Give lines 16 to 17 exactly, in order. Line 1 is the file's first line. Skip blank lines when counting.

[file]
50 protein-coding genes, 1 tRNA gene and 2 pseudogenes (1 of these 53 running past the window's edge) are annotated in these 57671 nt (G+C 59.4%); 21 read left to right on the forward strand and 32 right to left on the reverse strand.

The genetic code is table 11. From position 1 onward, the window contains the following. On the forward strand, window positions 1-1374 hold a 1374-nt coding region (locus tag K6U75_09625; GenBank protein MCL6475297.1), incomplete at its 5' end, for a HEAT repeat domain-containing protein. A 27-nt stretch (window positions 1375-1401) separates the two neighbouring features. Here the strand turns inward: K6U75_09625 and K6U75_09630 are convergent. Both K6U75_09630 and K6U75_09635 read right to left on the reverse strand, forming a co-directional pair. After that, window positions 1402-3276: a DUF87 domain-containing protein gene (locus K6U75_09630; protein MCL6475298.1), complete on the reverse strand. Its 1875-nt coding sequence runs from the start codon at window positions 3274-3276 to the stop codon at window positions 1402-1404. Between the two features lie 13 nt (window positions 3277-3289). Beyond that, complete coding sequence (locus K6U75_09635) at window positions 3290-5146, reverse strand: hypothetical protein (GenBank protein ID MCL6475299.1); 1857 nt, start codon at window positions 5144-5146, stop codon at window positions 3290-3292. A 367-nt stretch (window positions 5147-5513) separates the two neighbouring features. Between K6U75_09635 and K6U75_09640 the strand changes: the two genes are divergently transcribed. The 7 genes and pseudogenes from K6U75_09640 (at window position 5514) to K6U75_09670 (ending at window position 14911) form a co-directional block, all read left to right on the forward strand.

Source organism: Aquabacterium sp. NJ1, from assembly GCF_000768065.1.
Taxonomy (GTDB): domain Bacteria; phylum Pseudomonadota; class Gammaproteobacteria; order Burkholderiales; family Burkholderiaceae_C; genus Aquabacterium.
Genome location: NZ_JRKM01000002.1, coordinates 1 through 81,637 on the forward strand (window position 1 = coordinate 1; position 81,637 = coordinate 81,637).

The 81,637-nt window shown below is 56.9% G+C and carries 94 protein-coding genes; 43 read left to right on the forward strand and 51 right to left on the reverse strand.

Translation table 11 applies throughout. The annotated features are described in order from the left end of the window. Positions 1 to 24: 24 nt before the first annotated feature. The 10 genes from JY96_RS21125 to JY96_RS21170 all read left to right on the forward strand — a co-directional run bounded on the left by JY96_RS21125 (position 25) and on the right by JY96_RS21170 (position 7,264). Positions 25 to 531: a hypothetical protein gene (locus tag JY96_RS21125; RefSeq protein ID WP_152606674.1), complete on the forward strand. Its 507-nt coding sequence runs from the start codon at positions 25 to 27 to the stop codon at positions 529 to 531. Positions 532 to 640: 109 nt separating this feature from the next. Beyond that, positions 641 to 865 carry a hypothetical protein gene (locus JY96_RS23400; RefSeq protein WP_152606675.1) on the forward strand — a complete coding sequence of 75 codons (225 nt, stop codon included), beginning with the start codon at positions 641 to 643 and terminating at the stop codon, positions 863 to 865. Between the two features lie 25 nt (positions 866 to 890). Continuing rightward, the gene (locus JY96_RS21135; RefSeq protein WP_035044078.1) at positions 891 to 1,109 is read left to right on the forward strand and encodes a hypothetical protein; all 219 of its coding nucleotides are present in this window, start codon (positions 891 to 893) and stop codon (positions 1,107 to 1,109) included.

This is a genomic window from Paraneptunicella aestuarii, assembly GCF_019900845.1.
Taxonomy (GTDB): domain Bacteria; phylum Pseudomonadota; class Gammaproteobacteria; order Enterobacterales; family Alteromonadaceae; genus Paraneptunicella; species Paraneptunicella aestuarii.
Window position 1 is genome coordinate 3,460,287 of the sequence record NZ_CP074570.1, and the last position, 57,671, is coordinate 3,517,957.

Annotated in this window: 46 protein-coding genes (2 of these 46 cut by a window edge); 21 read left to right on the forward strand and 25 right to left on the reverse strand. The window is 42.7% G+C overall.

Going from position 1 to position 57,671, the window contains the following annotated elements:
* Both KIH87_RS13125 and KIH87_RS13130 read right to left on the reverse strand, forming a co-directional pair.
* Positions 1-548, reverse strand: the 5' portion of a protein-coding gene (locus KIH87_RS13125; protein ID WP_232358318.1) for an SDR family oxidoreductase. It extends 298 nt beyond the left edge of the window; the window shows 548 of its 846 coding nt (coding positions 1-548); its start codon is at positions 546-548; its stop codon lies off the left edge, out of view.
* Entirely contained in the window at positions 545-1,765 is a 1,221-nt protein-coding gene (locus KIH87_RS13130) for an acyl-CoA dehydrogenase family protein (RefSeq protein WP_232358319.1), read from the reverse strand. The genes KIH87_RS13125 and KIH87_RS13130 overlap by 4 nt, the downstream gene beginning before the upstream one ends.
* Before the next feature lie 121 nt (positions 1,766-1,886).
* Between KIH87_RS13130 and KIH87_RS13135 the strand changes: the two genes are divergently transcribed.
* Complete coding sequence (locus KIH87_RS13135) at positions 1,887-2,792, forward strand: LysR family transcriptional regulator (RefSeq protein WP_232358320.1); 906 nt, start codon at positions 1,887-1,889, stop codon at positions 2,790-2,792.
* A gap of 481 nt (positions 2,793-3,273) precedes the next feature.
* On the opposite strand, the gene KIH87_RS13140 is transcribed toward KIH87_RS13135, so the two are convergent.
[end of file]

* Before the next feature lie 121 nt (positions 1,766-1,886).
* Between KIH87_RS13130 and KIH87_RS13135 the strand changes: the two genes are divergently transcribed.